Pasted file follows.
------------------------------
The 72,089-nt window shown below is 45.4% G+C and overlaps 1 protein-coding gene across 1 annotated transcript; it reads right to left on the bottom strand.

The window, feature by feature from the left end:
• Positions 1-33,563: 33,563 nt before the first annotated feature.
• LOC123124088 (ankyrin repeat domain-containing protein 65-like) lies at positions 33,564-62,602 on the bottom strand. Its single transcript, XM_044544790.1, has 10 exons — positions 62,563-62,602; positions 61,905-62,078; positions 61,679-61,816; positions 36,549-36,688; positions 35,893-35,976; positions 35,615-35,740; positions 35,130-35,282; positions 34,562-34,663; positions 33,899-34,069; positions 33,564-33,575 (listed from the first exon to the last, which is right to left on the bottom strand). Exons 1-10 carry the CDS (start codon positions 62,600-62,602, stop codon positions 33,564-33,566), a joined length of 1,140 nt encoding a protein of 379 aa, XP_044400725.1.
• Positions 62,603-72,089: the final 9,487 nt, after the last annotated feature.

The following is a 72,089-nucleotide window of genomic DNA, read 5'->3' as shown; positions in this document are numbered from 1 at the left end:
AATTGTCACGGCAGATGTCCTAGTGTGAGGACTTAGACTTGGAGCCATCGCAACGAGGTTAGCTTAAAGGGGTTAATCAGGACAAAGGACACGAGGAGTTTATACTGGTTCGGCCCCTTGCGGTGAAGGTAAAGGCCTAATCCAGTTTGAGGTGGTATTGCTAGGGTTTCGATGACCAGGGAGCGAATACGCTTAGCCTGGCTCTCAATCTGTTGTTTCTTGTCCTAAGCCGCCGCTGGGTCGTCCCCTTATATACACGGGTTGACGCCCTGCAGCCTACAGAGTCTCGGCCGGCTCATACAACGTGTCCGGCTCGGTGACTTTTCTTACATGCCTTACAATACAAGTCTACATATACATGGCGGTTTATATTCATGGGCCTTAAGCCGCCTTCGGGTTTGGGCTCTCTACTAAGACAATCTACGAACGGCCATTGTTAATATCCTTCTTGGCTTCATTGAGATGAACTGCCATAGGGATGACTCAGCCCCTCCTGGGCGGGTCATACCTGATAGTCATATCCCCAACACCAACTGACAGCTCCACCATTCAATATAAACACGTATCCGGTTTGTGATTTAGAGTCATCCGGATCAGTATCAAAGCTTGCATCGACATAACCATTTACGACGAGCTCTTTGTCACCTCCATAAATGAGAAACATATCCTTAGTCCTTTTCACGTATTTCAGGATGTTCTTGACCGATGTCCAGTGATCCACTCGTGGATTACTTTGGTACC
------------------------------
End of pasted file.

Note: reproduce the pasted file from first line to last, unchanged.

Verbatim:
The 72,089-nt window shown below is 45.4% G+C and overlaps 1 protein-coding gene across 1 annotated transcript; it reads right to left on the bottom strand.

The window, feature by feature from the left end:
• Positions 1-33,563: 33,563 nt before the first annotated feature.
• LOC123124088 (ankyrin repeat domain-containing protein 65-like) lies at positions 33,564-62,602 on the bottom strand. Its single transcript, XM_044544790.1, has 10 exons — positions 62,563-62,602; positions 61,905-62,078; positions 61,679-61,816; positions 36,549-36,688; positions 35,893-35,976; positions 35,615-35,740; positions 35,130-35,282; positions 34,562-34,663; positions 33,899-34,069; positions 33,564-33,575 (listed from the first exon to the last, which is right to left on the bottom strand). Exons 1-10 carry the CDS (start codon positions 62,600-62,602, stop codon positions 33,564-33,566), a joined length of 1,140 nt encoding a protein of 379 aa, XP_044400725.1.
• Positions 62,603-72,089: the final 9,487 nt, after the last annotated feature.

The following is a 72,089-nucleotide window of genomic DNA, read 5'->3' as shown; positions in this document are numbered from 1 at the left end:
AATTGTCACGGCAGATGTCCTAGTGTGAGGACTTAGACTTGGAGCCATCGCAACGAGGTTAGCTTAAAGGGGTTAATCAGGACAAAGGACACGAGGAGTTTATACTGGTTCGGCCCCTTGCGGTGAAGGTAAAGGCCTAATCCAGTTTGAGGTGGTATTGCTAGGGTTTCGATGACCAGGGAGCGAATACGCTTAGCCTGGCTCTCAATCTGTTGTTTCTTGTCCTAAGCCGCCGCTGGGTCGTCCCCTTATATACACGGGTTGACGCCCTGCAGCCTACAGAGTCTCGGCCGGCTCATACAACGTGTCCGGCTCGGTGACTTTTCTTACATGCCTTACAATACAAGTCTACATATACATGGCGGTTTATATTCATGGGCCTTAAGCCGCCTTCGGGTTTGGGCTCTCTACTAAGACAATCTACGAACGGCCATTGTTAATATCCTTCTTGGCTTCATTGAGATGAACTGCCATAGGGATGACTCAGCCCCTCCTGGGCGGGTCATACCTGATAGTCATATCCCCAACACCAACTGACAGCTCCACCATTCAATATAAACACGTATCCGGTTTGTGATTTAGAGTCATCCGGATCAGTATCAAAGCTTGCATCGACATAACCATTTACGACGAGCTCTTTGTCACCTCCATAAATGAGAAACATATCCTTAGTCCTTTTCACGTATTTCAGGATGTTCTTGACCGATGTCCAGTGATCCACTCGTGGATTACTTTGGTACC